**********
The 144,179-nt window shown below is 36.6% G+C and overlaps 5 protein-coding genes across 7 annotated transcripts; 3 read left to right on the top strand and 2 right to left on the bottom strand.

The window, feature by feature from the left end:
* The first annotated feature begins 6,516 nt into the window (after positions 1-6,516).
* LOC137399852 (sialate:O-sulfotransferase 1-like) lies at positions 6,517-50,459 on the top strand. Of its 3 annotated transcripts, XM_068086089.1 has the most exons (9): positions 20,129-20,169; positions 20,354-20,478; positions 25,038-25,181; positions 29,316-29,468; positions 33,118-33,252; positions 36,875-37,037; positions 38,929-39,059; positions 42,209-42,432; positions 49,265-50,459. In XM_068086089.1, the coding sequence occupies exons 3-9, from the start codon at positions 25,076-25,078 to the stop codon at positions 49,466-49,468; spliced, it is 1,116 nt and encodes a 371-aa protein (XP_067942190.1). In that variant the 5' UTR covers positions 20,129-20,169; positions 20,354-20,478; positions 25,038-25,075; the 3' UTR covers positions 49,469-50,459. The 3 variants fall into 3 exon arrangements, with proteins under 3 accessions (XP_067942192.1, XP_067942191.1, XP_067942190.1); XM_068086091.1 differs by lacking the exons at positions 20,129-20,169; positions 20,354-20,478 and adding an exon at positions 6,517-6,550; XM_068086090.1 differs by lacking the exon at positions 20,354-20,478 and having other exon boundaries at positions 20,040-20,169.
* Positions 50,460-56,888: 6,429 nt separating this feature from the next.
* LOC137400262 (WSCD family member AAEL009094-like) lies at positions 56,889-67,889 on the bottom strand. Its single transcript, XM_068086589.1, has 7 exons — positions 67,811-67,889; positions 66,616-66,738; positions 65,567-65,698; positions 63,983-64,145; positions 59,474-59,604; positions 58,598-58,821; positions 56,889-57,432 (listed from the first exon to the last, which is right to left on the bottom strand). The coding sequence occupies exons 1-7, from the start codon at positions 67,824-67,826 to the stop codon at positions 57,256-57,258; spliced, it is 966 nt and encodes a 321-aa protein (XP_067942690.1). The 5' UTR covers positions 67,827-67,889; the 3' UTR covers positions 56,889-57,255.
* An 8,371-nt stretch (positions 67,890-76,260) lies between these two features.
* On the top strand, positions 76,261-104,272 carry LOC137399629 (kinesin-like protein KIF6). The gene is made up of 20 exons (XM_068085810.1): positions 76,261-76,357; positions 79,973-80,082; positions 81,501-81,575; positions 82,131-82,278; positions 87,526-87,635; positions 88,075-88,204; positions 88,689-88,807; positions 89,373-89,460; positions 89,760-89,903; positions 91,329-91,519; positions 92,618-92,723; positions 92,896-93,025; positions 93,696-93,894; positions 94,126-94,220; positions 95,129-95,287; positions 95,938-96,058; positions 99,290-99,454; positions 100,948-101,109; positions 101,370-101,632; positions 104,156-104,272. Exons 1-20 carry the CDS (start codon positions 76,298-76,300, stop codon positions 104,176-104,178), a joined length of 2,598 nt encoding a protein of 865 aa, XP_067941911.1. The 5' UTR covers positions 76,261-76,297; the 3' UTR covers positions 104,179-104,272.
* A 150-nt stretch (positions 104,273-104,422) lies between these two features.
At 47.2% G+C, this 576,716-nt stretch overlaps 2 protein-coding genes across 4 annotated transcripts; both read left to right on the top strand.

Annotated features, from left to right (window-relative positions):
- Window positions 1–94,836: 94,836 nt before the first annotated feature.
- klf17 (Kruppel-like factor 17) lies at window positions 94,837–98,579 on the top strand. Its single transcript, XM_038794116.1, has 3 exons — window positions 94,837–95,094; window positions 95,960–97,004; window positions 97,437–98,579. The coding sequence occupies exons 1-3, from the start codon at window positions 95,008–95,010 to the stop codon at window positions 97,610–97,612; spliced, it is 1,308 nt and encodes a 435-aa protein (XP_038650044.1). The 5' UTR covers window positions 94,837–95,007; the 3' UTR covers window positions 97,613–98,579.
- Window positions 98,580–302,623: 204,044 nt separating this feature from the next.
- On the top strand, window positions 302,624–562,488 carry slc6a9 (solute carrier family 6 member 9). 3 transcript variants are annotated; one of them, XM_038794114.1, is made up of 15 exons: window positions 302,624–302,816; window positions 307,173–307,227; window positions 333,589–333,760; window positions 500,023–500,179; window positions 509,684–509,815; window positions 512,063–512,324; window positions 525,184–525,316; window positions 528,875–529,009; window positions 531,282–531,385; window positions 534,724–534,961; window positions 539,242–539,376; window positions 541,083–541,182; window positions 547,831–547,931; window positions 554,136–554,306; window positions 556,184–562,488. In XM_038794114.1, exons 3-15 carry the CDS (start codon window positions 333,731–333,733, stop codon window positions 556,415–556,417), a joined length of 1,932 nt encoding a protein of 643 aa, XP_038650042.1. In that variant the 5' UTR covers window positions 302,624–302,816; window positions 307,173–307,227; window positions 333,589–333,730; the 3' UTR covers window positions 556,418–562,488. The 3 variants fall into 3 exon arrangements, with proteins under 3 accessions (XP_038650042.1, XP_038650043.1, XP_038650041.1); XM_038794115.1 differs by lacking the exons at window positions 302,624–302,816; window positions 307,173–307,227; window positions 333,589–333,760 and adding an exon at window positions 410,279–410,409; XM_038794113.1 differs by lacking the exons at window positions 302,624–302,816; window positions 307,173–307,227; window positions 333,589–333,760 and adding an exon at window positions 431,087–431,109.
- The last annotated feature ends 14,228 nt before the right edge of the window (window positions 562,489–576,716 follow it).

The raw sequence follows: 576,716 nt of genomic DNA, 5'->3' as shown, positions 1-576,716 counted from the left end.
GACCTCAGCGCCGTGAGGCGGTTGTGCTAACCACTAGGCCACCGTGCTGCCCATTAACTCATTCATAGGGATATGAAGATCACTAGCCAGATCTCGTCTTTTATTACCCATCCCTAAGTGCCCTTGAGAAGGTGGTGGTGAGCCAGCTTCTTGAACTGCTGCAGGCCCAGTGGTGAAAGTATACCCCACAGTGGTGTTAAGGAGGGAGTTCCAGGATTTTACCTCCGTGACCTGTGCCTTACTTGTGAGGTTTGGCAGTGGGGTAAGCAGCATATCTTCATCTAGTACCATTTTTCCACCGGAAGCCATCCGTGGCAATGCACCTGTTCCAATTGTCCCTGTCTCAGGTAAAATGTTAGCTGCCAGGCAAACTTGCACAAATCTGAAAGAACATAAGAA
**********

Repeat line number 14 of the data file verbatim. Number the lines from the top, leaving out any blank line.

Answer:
- Window positions 98,580–302,623: 204,044 nt separating this feature from the next.